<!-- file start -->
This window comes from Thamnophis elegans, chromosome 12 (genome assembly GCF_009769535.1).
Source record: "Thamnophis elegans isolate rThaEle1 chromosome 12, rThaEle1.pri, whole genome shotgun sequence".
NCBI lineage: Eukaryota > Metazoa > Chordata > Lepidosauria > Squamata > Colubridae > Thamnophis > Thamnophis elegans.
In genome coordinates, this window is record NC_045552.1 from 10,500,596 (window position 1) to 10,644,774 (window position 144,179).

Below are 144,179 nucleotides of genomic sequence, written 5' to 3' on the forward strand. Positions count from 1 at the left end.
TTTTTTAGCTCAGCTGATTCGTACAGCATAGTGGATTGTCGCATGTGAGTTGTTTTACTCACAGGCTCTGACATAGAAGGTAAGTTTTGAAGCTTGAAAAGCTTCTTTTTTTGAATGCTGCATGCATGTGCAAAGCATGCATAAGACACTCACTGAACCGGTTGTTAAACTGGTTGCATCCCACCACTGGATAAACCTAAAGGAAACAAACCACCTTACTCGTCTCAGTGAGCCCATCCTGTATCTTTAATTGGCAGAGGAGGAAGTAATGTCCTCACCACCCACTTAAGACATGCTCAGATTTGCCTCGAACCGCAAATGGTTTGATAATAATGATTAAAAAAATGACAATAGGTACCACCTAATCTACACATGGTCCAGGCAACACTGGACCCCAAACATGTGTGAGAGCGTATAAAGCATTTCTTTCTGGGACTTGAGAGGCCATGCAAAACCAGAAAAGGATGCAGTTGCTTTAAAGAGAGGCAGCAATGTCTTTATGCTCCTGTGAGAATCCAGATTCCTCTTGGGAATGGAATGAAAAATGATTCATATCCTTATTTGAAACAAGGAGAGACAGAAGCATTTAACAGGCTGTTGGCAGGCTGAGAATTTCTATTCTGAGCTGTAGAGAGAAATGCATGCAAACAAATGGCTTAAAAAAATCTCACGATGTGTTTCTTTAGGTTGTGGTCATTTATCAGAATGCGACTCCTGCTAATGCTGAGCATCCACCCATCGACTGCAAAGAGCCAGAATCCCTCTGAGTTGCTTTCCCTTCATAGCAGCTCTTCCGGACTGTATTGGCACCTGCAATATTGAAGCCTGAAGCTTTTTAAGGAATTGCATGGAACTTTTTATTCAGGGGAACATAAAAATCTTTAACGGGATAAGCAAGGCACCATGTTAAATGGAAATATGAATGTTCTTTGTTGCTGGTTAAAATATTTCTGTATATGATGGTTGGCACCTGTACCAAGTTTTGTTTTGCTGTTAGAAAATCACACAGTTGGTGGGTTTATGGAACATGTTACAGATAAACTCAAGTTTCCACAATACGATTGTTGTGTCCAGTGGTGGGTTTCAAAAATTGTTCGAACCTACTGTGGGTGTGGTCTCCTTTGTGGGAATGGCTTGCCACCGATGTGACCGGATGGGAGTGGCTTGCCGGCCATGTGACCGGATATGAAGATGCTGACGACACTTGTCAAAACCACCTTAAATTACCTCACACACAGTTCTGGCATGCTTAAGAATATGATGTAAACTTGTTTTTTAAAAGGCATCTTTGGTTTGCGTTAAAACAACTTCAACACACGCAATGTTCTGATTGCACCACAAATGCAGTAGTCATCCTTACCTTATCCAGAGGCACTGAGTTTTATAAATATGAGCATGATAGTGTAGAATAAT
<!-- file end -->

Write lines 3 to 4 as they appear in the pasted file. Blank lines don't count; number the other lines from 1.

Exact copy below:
NCBI lineage: Eukaryota > Metazoa > Chordata > Lepidosauria > Squamata > Colubridae > Thamnophis > Thamnophis elegans.
In genome coordinates, this window is record NC_045552.1 from 10,500,596 (window position 1) to 10,644,774 (window position 144,179).